A pastor and his wife, newly assigned to their first ministry, reopened a church in suburban Brooklyn. Excitedly arriving in early October, they saw the opportunities to accomplish something good before them. When they first laid eyes upon the church, they found it to be very run down and in need of much work. They set a goal, though, to have everything done in time to have their first service on Christmas Eve.
They worked hard, repairing pews, plastering walls, painting, etc., and on Dec 18 were ahead of schedule and just about finished. On December 19 a terrible tempest hit the area, lasting two days.
On the 21st, the pastor went over to the church. His heart sank when he saw that the roof had leaked, causing a large area of plaster about 20 feet by 8 feet to fall off the front wall of the sanctuary just behind the pulpit, beginning about head high. The pastor cleaned up the mess on the floor, and not knowing what else to do but postpone the Christmas Eve service, headed home. On the way he noticed a local business having a flea market type sale for charity so he stopped in.
One of the items was a beautiful, handmade, ivory colored, crocheted tablecloth with exquisite work, fine colors and a Cross embroidered right in the center. It was just the right size to cover up the hole in the front wall. He bought it and headed back to the church. By this time it had started to snow. An older woman running from the opposite direction was trying to catch the bus. She missed it. The pastor invited her to wait in the warm church for the next bus 45 minutes later. She sat in a pew and paid no attention to the pastor while he got a ladder, hangers, etc., to put up the tablecloth as a wall tapestry. The pastor could hardly believe how beautiful it looked and it covered up the entire problem area.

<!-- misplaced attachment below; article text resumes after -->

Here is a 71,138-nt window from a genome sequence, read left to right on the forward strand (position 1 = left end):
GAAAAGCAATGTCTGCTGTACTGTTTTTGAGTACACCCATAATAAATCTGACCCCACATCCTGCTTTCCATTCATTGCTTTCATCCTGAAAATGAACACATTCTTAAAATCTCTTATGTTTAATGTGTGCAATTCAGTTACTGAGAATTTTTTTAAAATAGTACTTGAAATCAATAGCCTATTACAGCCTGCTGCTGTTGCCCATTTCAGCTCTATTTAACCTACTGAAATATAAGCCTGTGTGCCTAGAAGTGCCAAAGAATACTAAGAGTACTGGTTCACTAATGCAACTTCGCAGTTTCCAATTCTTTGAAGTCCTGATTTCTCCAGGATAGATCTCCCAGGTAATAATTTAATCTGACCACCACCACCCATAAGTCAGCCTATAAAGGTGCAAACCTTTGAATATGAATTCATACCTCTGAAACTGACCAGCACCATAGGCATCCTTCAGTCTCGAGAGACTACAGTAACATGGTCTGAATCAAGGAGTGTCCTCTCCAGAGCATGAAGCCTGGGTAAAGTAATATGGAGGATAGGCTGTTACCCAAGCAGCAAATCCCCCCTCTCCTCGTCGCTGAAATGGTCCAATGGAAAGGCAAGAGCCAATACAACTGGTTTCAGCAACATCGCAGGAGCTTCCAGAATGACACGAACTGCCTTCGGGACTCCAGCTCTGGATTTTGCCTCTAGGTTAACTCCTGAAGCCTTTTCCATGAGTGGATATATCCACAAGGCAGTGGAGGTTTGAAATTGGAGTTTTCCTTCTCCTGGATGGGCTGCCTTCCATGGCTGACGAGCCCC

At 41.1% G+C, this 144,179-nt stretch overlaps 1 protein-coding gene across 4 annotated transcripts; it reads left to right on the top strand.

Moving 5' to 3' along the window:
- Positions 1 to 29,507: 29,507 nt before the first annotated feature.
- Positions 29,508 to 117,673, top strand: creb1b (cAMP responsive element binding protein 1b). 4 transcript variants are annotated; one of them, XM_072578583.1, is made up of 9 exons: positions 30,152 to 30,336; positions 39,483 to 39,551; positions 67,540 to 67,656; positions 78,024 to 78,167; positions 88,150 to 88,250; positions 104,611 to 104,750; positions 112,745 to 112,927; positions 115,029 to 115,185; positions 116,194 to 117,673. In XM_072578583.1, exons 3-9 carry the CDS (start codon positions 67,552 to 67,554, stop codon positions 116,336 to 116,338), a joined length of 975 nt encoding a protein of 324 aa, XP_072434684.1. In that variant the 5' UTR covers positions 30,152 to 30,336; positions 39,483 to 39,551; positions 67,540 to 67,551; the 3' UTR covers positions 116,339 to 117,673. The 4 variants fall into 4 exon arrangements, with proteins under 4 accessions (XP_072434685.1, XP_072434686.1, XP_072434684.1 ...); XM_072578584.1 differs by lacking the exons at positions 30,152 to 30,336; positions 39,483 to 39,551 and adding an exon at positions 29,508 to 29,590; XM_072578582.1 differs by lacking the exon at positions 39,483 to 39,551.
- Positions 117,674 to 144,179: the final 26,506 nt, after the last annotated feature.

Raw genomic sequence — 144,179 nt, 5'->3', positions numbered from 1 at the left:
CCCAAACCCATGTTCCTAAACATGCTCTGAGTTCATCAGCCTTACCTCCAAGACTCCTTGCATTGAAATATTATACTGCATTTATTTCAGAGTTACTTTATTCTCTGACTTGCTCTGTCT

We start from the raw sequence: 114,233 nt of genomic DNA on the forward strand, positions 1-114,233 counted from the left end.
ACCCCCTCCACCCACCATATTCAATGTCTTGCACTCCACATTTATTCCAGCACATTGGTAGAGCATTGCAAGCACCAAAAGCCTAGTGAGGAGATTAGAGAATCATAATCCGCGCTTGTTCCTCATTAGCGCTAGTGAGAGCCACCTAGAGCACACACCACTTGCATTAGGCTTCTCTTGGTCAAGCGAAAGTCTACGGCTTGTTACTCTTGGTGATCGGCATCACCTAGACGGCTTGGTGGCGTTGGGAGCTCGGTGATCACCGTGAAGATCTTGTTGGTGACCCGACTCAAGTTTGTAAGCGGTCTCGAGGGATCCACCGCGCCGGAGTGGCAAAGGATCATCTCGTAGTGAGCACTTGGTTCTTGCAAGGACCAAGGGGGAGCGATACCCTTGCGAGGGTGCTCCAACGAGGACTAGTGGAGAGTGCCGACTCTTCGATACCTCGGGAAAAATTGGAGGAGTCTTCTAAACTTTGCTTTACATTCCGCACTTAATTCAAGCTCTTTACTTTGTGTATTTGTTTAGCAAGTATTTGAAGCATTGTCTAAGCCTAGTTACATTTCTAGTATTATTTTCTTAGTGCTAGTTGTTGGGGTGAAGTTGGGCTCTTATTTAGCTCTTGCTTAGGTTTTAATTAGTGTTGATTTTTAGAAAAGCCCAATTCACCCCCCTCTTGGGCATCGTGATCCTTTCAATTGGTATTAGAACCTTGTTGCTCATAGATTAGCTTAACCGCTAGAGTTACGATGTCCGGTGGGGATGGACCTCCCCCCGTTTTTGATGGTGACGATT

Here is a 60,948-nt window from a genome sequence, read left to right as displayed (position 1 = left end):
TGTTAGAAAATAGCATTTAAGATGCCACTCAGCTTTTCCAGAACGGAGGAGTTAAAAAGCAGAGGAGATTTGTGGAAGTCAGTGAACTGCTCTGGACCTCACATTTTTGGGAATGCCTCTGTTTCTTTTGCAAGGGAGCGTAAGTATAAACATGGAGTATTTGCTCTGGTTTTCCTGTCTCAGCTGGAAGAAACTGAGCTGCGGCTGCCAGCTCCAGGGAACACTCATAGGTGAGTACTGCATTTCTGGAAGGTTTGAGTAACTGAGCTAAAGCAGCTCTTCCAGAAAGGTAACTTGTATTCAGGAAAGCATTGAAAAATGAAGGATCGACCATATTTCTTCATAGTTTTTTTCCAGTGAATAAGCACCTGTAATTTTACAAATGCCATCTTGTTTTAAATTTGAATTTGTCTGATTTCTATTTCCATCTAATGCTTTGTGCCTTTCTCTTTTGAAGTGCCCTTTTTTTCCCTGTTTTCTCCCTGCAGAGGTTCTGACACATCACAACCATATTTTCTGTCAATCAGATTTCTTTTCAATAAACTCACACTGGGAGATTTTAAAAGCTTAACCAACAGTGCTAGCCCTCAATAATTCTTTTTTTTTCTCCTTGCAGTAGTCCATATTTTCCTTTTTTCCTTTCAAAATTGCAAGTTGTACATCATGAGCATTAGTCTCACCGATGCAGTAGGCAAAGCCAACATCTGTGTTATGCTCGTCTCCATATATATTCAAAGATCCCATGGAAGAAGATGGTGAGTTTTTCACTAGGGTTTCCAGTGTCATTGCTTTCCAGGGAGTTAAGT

Then he noticed the woman walking down the center aisle. Her face was like a sheet. “Pastor,” she said, “where did you get that tablecloth?” The pastor explained. The woman asked him to check the lower right corner to see if the initials, EBG were crocheted into it there. To his astonishment, he found that they were. These being the initials of the woman. She had made this tablecloth 35 years before, in Austria. The woman could hardly believe it, for the pastor told how he had just acquired the tablecloth.
The woman explained that before the war she and her husband were well-to-do people in Austria. When the Nazis came, she was forced to leave. Her husband was going to follow her the next week. She was captured, sent to prison and she never saw her husband or her home again.
The pastor wanted to give her the tablecloth; but she made the pastor keep it for the church. The pastor insisted on driving her home, that was the least he could do. She lived on the other side of Staten Island and was only in Brooklyn for the day for a housecleaning job.
What a wonderful service they had on Christmas Eve. The church was almost full. The music and the spirit were great. At the end of the service, the pastor and his wife greeted everyone at the door and many said that they would return.
One older man, whom the pastor recognized from the neighborhood, continued
to sit in one of the pews and stare at the Tablecloth on the front wall because it was identical to the one that his wife had made many years ago in Austria before the war and how could there be two Tablecloths so much alike?
He told the pastor how the Nazis came, how he forced his wife to flee for her safety, and he was supposed to follow her, but he was arrested and put in a prison. He never saw his wife or his home again all the 35 years in between.
The pastor asked him if he would allow him to take him for a little ride. They drove to Staten Island and to the same house where the pastor had taken the woman three days earlier. He helped the man climb the three flights of stairs to the woman’s apartment, knocked on the door and he saw the greatest Christmas reunion he could ever imagine.